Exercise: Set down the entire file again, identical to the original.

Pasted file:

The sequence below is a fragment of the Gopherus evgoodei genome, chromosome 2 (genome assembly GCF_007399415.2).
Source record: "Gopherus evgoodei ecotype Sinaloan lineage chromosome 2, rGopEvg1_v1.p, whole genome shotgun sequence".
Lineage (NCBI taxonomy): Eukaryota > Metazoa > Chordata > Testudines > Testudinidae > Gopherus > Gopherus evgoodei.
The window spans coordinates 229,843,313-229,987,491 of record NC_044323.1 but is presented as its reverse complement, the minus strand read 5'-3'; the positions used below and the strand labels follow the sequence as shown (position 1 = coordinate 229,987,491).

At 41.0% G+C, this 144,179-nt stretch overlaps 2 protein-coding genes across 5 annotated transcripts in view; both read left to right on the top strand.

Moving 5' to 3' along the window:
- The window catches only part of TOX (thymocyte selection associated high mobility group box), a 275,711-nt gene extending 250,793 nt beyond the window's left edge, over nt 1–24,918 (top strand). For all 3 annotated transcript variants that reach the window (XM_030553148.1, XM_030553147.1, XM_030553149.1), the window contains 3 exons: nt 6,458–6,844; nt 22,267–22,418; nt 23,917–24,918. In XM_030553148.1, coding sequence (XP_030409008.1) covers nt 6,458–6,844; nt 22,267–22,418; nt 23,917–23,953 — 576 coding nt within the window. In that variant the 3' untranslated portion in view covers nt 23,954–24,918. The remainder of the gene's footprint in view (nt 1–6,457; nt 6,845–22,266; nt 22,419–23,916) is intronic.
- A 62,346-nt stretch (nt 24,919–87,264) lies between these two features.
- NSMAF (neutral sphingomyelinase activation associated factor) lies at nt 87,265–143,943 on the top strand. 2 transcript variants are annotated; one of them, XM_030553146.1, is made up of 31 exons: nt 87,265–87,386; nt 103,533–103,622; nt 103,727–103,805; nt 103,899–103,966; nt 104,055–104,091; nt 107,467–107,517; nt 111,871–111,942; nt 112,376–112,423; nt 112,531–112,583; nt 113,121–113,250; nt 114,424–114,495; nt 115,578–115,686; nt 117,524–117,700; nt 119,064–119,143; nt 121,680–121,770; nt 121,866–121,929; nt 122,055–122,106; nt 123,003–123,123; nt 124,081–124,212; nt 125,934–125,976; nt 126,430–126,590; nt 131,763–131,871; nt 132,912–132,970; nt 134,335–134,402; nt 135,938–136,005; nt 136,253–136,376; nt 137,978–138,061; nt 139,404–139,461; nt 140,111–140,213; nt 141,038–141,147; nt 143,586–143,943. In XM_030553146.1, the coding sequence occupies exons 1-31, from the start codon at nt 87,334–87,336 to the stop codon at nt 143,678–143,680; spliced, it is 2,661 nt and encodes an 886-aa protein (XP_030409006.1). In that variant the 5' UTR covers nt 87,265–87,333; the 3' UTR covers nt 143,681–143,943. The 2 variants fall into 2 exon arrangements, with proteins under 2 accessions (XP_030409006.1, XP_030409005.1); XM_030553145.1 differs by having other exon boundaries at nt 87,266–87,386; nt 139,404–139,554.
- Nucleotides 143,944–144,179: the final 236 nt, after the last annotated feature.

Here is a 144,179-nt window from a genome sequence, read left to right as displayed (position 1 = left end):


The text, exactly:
The sequence below is a fragment of the Gopherus evgoodei genome, chromosome 2 (genome assembly GCF_007399415.2).
Source record: "Gopherus evgoodei ecotype Sinaloan lineage chromosome 2, rGopEvg1_v1.p, whole genome shotgun sequence".
Lineage (NCBI taxonomy): Eukaryota > Metazoa > Chordata > Testudines > Testudinidae > Gopherus > Gopherus evgoodei.
The window spans coordinates 229,843,313-229,987,491 of record NC_044323.1 but is presented as its reverse complement, the minus strand read 5'-3'; the positions used below and the strand labels follow the sequence as shown (position 1 = coordinate 229,987,491).

At 41.0% G+C, this 144,179-nt stretch overlaps 2 protein-coding genes across 5 annotated transcripts in view; both read left to right on the top strand.

Moving 5' to 3' along the window:
- The window catches only part of TOX (thymocyte selection associated high mobility group box), a 275,711-nt gene extending 250,793 nt beyond the window's left edge, over nt 1–24,918 (top strand). For all 3 annotated transcript variants that reach the window (XM_030553148.1, XM_030553147.1, XM_030553149.1), the window contains 3 exons: nt 6,458–6,844; nt 22,267–22,418; nt 23,917–24,918. In XM_030553148.1, coding sequence (XP_030409008.1) covers nt 6,458–6,844; nt 22,267–22,418; nt 23,917–23,953 — 576 coding nt within the window. In that variant the 3' untranslated portion in view covers nt 23,954–24,918. The remainder of the gene's footprint in view (nt 1–6,457; nt 6,845–22,266; nt 22,419–23,916) is intronic.
- A 62,346-nt stretch (nt 24,919–87,264) lies between these two features.
- NSMAF (neutral sphingomyelinase activation associated factor) lies at nt 87,265–143,943 on the top strand. 2 transcript variants are annotated; one of them, XM_030553146.1, is made up of 31 exons: nt 87,265–87,386; nt 103,533–103,622; nt 103,727–103,805; nt 103,899–103,966; nt 104,055–104,091; nt 107,467–107,517; nt 111,871–111,942; nt 112,376–112,423; nt 112,531–112,583; nt 113,121–113,250; nt 114,424–114,495; nt 115,578–115,686; nt 117,524–117,700; nt 119,064–119,143; nt 121,680–121,770; nt 121,866–121,929; nt 122,055–122,106; nt 123,003–123,123; nt 124,081–124,212; nt 125,934–125,976; nt 126,430–126,590; nt 131,763–131,871; nt 132,912–132,970; nt 134,335–134,402; nt 135,938–136,005; nt 136,253–136,376; nt 137,978–138,061; nt 139,404–139,461; nt 140,111–140,213; nt 141,038–141,147; nt 143,586–143,943. In XM_030553146.1, the coding sequence occupies exons 1-31, from the start codon at nt 87,334–87,336 to the stop codon at nt 143,678–143,680; spliced, it is 2,661 nt and encodes an 886-aa protein (XP_030409006.1). In that variant the 5' UTR covers nt 87,265–87,333; the 3' UTR covers nt 143,681–143,943. The 2 variants fall into 2 exon arrangements, with proteins under 2 accessions (XP_030409006.1, XP_030409005.1); XM_030553145.1 differs by having other exon boundaries at nt 87,266–87,386; nt 139,404–139,554.
- Nucleotides 143,944–144,179: the final 236 nt, after the last annotated feature.

Here is a 144,179-nt window from a genome sequence, read left to right as displayed (position 1 = left end):